Old HR Processes and Technologies are Becoming Irrelevant
How has the evolution of the workplace affected hiring practices? From technological changes (i.e. mobile applications, social media) to the economy to generational changes (i.e. aging workforce, Gen Y integration), the world of talent management is unrecognizable from what it was just five years ago.
Brian Sommer, CEO of TechVentive and contributor to ZDNet, teamed up to interview prominent HR executives to find out how their strategies have evolved with the rapidly changing landscape we are in. The consensus seems to be that when it comes to “pre-2008 HR processes and technologies, they just aren’t as relevant anymore.”
HR Software and Processes
In an interview with Sungevity’s Chief People Officer, Susan Hollingshead, Sommer’s discussed with her opinions about current cloud-based vendors for HR and Talent Management. In the SaaS solution space, she argued that ‘small-to-mid-sized businesses don’t have the staff or budget to exploit new human capital technology.’ She added, ’‘there are very few LMS solutions at a compelling price point.’ HR departments are integrating current functions with more IT responsibilities as strategies and processes begin to revolve around cloud-based solutions and the results are costly. Non-traditional sites such as LinkedIn and Entelo are increasing in popularity with recruiters as well, with Hollingshead commenting that LinkedIn’s “star is ascending. Classified ads are dinosaurs. The days of contract and retained recruiters are waning and they (recruiters) use LinkedIn, too.”
New Age of Engagement and Retention
According to Sommer’s research, some organizations have begun fully integrating HR and marketing when it comes to certain Talent Management processes. Alissa Rogers of BloomReach talks about how through the fusion of marketing and HR, she uses “marketing automation and other tools like Marketo and Salesforce.com to understand what job seekers are looking at online.” She also has interesting ideas on sourcing and retention:
Alissa hosts evening sessions with job prospects – called a Big Brains meet-up group – to help establish her firm’s brand, people, culture and more with job seekers. In her words, employers “must add value, get them to trust and hear you and then they’ll listen to you.”
When I asked Alissa how her firm retains people years longer than competitors, she quickly rattled off four factors:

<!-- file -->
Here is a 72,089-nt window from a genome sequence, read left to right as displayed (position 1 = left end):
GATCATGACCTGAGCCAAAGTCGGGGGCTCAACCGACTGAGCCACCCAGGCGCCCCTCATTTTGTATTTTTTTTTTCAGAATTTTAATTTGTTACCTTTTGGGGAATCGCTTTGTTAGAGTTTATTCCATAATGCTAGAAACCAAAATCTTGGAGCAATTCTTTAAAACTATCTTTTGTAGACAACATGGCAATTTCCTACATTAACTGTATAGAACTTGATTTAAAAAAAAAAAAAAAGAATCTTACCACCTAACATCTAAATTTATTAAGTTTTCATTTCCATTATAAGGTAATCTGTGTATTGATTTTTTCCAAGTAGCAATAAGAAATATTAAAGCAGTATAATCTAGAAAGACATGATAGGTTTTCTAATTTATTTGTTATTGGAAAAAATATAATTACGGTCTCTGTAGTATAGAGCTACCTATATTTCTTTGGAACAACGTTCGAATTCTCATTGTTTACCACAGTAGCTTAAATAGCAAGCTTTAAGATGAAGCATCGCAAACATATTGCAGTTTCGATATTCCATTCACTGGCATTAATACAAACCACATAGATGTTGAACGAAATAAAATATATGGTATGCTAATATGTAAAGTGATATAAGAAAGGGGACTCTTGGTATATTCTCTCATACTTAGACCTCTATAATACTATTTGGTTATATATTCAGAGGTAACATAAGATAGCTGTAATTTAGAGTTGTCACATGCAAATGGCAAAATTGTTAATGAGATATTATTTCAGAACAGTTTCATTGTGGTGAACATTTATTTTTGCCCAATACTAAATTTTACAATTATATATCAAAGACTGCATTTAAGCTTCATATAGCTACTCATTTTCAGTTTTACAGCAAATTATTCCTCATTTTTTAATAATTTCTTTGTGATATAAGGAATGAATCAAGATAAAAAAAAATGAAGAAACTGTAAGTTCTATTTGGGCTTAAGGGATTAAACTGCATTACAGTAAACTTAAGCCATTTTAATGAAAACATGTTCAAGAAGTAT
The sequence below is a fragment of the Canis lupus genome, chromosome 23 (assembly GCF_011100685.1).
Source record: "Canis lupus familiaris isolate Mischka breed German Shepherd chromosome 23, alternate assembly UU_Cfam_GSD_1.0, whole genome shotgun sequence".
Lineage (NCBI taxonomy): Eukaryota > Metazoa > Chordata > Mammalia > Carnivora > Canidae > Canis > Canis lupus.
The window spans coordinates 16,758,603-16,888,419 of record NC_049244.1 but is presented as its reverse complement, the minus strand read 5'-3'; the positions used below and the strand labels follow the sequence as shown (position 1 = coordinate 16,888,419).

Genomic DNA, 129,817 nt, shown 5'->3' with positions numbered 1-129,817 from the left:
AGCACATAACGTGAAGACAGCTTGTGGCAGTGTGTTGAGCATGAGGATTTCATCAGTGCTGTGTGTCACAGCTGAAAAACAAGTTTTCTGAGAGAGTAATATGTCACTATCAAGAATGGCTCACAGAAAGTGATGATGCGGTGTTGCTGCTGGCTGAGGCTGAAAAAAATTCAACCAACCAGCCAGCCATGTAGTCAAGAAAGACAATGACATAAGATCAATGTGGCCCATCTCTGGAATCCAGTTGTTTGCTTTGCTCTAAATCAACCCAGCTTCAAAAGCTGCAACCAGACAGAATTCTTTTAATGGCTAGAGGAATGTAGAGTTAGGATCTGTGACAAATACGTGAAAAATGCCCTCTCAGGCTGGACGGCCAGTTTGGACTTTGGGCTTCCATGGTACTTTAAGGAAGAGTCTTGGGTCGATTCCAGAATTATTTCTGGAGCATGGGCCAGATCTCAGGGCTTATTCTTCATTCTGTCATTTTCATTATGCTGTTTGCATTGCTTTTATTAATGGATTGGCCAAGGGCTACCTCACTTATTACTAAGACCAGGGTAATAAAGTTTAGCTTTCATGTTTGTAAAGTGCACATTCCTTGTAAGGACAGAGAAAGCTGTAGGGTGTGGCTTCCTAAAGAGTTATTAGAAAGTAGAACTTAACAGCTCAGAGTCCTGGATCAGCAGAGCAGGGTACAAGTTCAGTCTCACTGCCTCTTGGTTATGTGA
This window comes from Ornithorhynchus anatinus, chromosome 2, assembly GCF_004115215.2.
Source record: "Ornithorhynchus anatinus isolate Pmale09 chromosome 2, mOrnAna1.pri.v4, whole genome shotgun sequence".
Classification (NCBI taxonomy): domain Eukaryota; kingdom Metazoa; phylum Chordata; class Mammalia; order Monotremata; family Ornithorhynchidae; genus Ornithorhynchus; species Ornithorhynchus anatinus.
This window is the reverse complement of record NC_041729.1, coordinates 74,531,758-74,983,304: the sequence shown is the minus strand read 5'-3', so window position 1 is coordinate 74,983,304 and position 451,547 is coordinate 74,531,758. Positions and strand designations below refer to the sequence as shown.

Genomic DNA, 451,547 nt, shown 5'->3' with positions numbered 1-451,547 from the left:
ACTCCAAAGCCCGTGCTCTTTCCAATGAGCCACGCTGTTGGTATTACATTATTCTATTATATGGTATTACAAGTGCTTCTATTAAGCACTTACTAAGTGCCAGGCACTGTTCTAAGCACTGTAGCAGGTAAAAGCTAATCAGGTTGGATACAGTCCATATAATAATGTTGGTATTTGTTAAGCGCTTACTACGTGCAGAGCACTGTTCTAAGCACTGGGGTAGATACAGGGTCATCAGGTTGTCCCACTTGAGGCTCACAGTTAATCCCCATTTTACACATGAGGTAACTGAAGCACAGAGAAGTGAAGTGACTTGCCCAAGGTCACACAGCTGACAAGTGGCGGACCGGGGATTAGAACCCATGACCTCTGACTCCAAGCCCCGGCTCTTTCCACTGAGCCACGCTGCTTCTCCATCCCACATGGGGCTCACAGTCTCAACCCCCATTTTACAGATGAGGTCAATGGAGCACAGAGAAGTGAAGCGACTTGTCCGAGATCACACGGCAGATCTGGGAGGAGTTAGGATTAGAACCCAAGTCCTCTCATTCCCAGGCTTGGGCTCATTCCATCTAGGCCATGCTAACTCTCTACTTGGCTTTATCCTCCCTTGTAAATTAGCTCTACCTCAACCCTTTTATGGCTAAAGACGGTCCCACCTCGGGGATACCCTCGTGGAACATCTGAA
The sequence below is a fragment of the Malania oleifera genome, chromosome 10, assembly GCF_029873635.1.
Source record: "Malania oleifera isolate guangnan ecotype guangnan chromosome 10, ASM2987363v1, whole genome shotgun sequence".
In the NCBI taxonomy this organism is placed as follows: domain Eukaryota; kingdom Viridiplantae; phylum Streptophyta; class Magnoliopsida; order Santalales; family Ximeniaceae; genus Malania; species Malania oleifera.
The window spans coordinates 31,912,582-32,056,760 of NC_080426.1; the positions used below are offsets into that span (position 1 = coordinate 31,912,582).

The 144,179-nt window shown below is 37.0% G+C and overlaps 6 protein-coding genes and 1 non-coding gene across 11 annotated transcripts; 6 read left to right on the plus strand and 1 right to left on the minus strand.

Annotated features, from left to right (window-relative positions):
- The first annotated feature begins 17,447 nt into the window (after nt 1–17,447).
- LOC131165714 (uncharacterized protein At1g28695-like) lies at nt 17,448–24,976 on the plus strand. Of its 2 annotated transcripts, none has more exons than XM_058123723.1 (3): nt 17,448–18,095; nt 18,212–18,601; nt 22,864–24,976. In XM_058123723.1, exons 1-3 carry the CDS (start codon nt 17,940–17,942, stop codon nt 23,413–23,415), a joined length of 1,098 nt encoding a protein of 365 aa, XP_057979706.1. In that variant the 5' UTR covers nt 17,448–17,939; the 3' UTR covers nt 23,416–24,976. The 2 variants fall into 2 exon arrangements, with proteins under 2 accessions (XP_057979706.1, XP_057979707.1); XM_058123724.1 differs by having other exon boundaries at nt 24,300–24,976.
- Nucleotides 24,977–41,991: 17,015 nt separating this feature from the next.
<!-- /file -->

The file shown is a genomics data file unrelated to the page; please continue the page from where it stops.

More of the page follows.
- Have a fun work environment
- Hire the right people (i.e. hire for smarts and culture fit)
- Have your smartest people develop the new hires
- And, food trucks
That’s right – she gets some of the best gourmet food trucks in the area to park in front of their offices every week.
Similarly, Zach Pino of Ancestry.com, has views outside of just competitive compensation packages when it comes to his firm’s sourcing and retention.
Zach identified a number of factors that are serving his firm well these days. They’ve:
- made a serious investment in culture
- gotten very good at finding people who connect with their people/culture
- created the next level of employee engagement
Zach went on to tell me about how the classified ads vs. the virtual water cooler worlds have changed. He said:
- “days of posting a job and reviewing a resume are over”
- “passive recruitment is the biggest thing”
When discussing the competitive and recovering economy, Zach said:
- If you offer competitive pay and benefits, you get at very most a neutral attitude toward the company
- Culture and career are the stuff that makes people stay
Further interviews conducted by Brian Sommer echoed the importance of the role of technology in hiring practices. Not just in the resources used to recruit, but in the overall innovation and technology used by the organization and how that reflects upon them. “Candidates look at how prospective employers use technology and then decide if they’d want to work for them,” said Carlyon April, the author of a June 2013 COMPTIA report. From a workplace demographic survey of over 700 people, details about the younger generation entering the workplace seemed to be key. This new workforce tends to “consider training essential to their careers”; and not just classroom and textbook training. “Younger generation workers want training via mobile devices, including gamification techniques.”
April’s advice for employers looking to keep up with these changes? “Learn how to manage a multi-generational workforce.” She warns that “within 5-10 years, the job force will completely shift from 45+ old workers to people in their 20s and 30s. That group of new workers have always grown up with technology.”
It’s no secret that recruitment and talent management are now in a constant state of change and the only way to win is to keep pace with the best. Top organizations have adopted new practices and processes and those that ignore these changes and resist innovation will ultimately be left in the dust. For a completed copy of Sommer’s paper and interview information, click here.